After undergraduates left campus at the end of the spring semester, construction projects to build and renovate select campus locations kicked into high gear, and Penn renamed several buildings.
Here is an overview of all the changes made on campus since spring 2022.
Former Penn President Amy Gutmann left Philadelphia to become US Ambassador to Germany in February. From now on, two buildings on campus will be named in his honor.
This summer, construction has begun on Amy Gutmann Hall, a new Penn Engineering building for data science. Located adjacent to Lauder College House at 34th and Chestnut streets, the building will serve as a collaborative research center for Penn’s 12 schools.
Amy Gutmann Hall will provide research space for cost-effective healthcare and use for programs such as Inveniam, a lab providing STEM opportunities to socioeconomically underserved and underrepresented students in Philadelphia. The building will also be the first to use mass timber construction, which replaces concrete and steel frames dependent on fossil fuels with a more sustainable resource.
Construction at Amy Gutmann Hall is expected to be completed in the summer of 2024.
In July, Penn also announced that New College House West would be renamed Gutmann College House. The newest addition to the Penn’s College House system opened in fall 2021, housing 450 sophomores, juniors and seniors. The building joined Lauder College House as the second college house built during Gutmann’s tenure.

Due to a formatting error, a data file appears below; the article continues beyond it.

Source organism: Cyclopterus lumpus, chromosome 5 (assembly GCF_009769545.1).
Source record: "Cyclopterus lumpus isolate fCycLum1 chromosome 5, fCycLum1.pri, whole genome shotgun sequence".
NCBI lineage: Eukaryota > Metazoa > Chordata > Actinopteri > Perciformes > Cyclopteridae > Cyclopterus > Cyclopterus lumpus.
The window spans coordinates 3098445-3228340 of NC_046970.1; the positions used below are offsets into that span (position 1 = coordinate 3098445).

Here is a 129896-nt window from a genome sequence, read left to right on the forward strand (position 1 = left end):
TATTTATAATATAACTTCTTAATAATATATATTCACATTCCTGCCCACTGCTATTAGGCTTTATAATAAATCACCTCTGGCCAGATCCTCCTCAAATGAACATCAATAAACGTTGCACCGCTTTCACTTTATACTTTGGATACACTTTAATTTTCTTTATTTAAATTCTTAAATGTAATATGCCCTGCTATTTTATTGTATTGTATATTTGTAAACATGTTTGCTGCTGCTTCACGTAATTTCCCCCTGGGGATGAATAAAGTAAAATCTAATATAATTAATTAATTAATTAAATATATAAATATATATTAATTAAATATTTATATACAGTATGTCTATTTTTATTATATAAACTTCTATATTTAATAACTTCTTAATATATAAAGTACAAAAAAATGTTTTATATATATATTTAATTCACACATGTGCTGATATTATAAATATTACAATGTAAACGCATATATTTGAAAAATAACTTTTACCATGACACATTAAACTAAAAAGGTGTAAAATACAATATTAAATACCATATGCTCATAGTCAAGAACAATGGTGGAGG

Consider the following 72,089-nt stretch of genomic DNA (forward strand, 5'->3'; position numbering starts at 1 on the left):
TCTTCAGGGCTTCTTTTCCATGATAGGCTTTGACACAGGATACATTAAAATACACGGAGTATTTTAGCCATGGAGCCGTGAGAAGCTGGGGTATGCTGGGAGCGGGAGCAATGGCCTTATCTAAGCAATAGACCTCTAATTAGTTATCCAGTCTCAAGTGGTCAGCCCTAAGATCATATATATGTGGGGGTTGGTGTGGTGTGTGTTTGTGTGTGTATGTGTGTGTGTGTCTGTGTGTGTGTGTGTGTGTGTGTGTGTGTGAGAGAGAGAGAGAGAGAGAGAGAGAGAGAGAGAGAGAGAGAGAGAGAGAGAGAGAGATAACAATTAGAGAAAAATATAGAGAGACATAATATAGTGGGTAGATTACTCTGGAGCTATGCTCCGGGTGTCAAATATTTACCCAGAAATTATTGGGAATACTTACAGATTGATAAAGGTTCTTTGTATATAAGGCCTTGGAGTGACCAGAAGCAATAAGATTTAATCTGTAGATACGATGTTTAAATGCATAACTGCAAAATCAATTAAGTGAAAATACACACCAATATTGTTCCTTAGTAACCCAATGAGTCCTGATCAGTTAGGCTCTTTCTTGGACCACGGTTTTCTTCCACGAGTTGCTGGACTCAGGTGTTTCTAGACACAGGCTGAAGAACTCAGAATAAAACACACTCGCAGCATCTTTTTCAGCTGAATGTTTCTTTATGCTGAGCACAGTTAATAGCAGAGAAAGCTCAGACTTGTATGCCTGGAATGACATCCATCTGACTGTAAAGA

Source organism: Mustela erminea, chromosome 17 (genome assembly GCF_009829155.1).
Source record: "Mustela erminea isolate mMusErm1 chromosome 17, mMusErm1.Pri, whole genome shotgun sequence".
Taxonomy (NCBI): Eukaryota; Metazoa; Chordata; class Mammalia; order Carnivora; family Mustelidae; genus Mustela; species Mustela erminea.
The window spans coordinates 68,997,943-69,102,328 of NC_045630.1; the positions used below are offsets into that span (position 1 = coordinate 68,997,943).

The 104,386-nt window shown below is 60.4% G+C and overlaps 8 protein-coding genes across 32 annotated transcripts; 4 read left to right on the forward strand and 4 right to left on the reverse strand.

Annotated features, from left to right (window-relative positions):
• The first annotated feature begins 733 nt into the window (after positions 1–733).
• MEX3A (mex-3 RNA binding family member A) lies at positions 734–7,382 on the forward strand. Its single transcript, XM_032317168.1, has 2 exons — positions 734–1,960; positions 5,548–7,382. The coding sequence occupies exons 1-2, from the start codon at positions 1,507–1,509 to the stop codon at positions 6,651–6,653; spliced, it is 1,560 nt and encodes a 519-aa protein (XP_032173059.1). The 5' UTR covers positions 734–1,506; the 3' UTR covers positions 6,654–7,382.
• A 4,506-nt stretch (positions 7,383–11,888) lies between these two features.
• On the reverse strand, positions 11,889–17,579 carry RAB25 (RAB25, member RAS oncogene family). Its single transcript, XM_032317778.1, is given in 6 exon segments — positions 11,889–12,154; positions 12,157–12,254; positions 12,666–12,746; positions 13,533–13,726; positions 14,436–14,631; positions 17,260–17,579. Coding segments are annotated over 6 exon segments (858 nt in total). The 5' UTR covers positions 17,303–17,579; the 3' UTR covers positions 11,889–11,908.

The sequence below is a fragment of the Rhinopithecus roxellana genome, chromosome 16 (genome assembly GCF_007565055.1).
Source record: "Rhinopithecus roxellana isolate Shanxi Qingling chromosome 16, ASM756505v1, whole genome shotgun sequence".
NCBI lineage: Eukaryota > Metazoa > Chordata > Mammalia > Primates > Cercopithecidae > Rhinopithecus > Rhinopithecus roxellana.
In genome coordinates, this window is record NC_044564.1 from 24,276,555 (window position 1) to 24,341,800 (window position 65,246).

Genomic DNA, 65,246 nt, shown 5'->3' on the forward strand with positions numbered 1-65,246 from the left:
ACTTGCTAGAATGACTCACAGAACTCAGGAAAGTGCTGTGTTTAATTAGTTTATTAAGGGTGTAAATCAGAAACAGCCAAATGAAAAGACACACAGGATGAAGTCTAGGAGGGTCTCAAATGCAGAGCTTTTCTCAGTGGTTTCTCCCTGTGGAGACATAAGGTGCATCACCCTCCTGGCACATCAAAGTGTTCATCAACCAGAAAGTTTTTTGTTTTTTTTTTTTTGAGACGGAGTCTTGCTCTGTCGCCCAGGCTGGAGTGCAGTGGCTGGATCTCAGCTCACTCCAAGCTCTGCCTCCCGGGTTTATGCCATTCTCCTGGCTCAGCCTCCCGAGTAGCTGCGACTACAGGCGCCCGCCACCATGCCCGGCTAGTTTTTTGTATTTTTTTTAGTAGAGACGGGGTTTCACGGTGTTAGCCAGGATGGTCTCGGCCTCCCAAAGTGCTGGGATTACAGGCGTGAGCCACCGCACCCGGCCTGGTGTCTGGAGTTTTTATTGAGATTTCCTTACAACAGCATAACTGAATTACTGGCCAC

In May, Penn announced that the Morgan Building would be renamed Stuart Weitzman Hall, in honor of Stuart Weitzman, who graduated from Wharton in 1963. The name change will accompany renovations to redesign the building’s interior, adding new research facilities, design studios, classrooms and offices.
Construction projects large and small were underway across campus this summer. The Class of 1949 bridge spanning 38th Street underwent repairs and new stones were placed in the compass on Locust Walk.
Stouffer College House is also undergoing a renovation, which is expected to be completed in the summer of 2023. The residential building – which currently does not comply with the Americans with Disabilities Act – will now feature ramps leading inside and outside the dormitory, and new elevators will be installed. Bathrooms and doorways will also be remodeled to be ADA accessible.
Development of a new building connecting the Graduate School of Education building and Stiteler Hall is also underway, which is the first major expansion for GSE since 1966. The $35.6 million project is expected to be completed in August. 2023 for fall occupancy, allowing for more collaborative space and a new innovation lab to accommodate rapidly increasing GSE class sizes.
The merger of Stiteler Hall and the GSE building is part of the Power of Possibility campaign, which aims to centralize GSE teaching and better accommodate the growing student population. The new building will replace existing social spaces like cafes that once resided in the mid-zone.
The Penn Boathouse, located on Philadelphia’s historic Boathouse Row, is also undergoing a comprehensive upgrade that will be largely completed by late summer 2022. A two-story lobby will be constructed, which will will house Penn Rowing artifacts and memorabilia. An expanded athletics hall will also be built, serving as a venue for hosting events.